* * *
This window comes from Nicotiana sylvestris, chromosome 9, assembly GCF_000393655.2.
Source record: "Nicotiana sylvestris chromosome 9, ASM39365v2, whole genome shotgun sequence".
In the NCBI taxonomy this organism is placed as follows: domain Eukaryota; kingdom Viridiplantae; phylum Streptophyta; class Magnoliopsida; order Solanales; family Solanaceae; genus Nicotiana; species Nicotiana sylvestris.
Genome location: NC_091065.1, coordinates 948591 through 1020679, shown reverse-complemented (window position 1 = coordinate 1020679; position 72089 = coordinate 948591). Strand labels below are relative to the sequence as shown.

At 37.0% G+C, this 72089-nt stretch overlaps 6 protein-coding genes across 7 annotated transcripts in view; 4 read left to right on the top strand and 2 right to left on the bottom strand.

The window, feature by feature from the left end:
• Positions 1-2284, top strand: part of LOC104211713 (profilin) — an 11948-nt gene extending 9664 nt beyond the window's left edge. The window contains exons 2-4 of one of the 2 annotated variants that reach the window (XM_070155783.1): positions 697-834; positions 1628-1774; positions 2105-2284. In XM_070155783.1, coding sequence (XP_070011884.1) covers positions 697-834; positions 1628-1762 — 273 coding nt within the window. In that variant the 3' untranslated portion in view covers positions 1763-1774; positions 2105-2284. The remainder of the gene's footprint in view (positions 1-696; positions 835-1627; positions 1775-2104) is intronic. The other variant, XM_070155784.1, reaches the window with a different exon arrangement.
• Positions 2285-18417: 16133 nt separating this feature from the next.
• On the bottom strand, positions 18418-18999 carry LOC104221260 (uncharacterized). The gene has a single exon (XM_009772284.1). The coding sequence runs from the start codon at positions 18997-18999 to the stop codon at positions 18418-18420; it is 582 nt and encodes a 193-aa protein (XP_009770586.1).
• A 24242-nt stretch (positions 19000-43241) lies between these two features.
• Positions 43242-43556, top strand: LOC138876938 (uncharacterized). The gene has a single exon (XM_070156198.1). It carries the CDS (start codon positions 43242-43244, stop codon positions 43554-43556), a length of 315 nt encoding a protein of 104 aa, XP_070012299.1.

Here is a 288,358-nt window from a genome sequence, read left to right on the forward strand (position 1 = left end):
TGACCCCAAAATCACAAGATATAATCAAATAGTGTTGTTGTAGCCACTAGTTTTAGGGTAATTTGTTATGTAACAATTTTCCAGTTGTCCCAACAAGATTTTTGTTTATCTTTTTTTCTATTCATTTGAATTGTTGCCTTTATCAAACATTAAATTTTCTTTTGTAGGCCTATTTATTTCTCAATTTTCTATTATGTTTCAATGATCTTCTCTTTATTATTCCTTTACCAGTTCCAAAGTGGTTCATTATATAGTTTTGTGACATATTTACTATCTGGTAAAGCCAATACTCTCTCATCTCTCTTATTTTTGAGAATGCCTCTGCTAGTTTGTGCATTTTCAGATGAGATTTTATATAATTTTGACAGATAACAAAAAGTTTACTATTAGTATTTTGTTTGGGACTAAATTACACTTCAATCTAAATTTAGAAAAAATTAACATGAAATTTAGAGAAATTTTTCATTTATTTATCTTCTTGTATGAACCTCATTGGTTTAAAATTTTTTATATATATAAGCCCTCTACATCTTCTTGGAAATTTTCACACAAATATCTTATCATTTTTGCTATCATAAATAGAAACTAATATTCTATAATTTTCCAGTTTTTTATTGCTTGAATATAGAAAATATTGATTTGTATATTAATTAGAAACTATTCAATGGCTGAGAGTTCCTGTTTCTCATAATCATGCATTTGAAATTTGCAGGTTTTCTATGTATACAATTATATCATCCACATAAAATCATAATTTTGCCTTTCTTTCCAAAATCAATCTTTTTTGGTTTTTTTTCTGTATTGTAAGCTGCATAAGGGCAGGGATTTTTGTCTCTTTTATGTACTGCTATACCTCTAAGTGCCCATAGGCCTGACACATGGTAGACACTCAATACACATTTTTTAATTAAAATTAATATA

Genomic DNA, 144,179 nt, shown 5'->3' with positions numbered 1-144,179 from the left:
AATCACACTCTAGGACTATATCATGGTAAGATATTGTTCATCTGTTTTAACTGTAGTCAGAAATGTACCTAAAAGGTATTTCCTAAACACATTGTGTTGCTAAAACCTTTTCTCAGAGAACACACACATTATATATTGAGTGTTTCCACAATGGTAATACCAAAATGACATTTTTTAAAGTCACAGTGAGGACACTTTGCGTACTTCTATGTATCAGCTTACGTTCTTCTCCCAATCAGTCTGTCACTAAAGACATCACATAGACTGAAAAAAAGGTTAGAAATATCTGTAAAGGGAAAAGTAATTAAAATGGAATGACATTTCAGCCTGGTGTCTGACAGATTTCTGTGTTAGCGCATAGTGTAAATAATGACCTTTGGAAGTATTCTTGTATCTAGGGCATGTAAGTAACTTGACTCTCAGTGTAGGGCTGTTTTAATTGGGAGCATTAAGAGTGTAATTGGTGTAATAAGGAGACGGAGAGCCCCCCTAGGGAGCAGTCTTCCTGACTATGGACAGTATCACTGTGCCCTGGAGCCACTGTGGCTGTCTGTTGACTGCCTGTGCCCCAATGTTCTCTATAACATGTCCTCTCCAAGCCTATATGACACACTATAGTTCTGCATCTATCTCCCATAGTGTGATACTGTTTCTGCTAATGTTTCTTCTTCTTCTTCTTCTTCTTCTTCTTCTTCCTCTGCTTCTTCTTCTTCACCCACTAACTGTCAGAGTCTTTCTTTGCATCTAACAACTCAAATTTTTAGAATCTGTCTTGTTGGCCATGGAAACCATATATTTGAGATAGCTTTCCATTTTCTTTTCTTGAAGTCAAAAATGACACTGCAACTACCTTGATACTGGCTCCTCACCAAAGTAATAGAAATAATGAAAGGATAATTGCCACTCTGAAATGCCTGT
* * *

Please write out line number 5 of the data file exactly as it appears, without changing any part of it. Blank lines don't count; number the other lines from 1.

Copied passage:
At 37.0% G+C, this 72089-nt stretch overlaps 6 protein-coding genes across 7 annotated transcripts in view; 4 read left to right on the top strand and 2 right to left on the bottom strand.